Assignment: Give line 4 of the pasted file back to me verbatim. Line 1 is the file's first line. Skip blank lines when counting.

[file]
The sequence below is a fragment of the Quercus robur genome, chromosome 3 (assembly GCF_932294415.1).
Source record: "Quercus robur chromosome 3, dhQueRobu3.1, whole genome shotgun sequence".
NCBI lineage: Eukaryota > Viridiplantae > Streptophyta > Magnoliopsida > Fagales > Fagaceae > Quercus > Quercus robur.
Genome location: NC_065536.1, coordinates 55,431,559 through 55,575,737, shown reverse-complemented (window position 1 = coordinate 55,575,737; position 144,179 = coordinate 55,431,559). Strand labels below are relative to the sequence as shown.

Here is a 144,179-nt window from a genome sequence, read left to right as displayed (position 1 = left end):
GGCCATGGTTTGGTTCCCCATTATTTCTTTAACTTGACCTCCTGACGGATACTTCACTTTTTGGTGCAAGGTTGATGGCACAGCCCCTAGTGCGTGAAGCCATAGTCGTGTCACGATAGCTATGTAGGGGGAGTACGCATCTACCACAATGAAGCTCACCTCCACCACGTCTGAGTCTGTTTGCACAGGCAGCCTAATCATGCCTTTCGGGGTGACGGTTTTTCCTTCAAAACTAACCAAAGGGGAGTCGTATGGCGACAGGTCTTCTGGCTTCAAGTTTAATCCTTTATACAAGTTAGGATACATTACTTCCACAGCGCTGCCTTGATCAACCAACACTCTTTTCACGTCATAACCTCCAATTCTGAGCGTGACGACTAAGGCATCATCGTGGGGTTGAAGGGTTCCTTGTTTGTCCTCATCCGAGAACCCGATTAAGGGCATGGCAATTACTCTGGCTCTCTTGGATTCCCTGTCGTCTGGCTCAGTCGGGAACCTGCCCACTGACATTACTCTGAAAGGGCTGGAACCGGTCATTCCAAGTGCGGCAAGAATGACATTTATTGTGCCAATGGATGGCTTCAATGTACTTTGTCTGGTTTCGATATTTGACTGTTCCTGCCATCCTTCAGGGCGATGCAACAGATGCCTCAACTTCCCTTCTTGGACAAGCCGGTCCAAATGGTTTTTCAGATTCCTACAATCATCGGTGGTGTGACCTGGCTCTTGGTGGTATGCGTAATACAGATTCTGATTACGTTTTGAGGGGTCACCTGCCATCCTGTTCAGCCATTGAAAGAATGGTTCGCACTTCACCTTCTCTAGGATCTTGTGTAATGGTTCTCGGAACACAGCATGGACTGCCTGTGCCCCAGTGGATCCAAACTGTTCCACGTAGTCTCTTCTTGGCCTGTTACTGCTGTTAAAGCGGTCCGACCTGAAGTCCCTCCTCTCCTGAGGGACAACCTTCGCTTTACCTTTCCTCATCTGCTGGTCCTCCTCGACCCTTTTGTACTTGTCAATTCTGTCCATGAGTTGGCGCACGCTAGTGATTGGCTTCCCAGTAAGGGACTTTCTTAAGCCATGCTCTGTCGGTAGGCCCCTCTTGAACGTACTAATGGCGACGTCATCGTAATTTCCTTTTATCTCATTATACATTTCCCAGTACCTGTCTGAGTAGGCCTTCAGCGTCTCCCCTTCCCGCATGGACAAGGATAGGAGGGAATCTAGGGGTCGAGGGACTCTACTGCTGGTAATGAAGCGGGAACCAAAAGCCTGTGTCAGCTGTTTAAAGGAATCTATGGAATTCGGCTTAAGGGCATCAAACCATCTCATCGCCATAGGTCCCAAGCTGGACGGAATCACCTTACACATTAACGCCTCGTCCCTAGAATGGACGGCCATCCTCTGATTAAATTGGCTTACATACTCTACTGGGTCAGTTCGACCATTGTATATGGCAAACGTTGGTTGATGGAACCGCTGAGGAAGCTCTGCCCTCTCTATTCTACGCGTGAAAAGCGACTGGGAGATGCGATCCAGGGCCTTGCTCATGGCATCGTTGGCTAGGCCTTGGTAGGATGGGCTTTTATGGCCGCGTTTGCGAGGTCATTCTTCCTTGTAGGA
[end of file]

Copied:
Genome location: NC_065536.1, coordinates 55,431,559 through 55,575,737, shown reverse-complemented (window position 1 = coordinate 55,575,737; position 144,179 = coordinate 55,431,559). Strand labels below are relative to the sequence as shown.